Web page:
More than 8,000 French households' tax bills topped 100 percent of their income in 2012, according to a French newspaper report.
Citing data from France's finance ministry, the business newspaper Les Echos reported on Friday that in addition to those taxed at over 100 percent last year, almost 12,000 households paid taxes worth more than 75 percent of their 2011 income and that a further 9,910 households were taxed at more than 85 percent of their income.
The paper said this was due to a one-off levy imposed on the 2011 incomes of households with assets of more than 1.3 million euros ($1.67 million). The surcharge was introduced by socialist President Francois Hollande in an attempt to offset the cost of a rebate scheme and taxation cap introduced by former President Nikolas Sarkozy, the paper added.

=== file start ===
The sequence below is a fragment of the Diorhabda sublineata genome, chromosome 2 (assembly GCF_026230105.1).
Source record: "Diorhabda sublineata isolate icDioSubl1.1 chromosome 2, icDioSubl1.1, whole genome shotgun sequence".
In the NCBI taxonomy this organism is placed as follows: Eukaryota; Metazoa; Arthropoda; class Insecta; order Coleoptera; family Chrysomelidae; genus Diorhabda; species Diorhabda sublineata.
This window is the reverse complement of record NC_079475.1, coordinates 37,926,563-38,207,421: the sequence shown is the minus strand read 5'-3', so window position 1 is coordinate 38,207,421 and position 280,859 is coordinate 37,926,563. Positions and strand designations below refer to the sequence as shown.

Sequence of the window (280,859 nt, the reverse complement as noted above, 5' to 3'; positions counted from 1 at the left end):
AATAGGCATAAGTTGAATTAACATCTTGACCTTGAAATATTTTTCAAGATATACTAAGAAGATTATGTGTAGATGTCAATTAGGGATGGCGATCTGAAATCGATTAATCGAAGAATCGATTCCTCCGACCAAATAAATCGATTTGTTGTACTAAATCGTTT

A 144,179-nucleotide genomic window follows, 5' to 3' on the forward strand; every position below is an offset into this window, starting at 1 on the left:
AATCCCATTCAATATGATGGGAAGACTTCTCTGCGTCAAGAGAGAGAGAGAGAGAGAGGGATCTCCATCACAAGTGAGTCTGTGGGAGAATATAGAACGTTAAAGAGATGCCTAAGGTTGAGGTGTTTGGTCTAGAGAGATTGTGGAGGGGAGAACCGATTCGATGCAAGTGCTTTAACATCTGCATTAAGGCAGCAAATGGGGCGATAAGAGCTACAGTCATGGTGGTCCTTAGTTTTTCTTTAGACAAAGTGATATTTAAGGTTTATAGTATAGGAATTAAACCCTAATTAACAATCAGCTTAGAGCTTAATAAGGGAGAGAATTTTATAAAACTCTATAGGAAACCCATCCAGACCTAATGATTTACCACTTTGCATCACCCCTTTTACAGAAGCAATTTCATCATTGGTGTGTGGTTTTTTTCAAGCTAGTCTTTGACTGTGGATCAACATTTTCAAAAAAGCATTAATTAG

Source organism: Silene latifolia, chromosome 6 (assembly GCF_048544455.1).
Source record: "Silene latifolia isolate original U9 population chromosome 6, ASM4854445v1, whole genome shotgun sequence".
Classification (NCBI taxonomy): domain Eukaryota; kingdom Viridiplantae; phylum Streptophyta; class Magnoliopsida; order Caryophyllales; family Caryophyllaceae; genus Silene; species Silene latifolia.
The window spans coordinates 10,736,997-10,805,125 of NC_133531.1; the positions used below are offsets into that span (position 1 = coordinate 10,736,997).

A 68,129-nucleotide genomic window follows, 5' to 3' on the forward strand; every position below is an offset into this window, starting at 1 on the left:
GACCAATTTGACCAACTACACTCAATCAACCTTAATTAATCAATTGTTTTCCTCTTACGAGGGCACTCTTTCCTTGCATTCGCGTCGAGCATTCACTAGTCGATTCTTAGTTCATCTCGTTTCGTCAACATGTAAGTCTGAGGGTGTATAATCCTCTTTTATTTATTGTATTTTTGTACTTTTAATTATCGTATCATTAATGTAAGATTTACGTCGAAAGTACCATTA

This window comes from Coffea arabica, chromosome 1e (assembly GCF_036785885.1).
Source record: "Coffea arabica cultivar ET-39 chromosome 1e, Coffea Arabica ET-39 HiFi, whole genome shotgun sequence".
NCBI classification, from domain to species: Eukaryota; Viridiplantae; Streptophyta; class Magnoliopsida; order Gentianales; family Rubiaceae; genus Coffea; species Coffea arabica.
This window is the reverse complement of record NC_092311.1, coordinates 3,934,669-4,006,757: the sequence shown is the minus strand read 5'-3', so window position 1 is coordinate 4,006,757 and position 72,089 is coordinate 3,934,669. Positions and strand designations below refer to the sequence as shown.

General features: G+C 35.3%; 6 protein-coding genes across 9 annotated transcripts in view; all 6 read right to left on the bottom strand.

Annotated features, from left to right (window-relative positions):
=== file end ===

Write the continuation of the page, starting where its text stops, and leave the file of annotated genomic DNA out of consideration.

"In 2011, 5,221 households had a tax rate of more than 100 percent on their revenues, Some 6,203 households had a rate of more than 85 percent and 6,343 house holds a rate of more than 75 percent," the newspaper said but households could take advantage of a "tax shield" introduced by Sarkozy to cap an individual's overall taxation at 50 percent of their income. Read more >>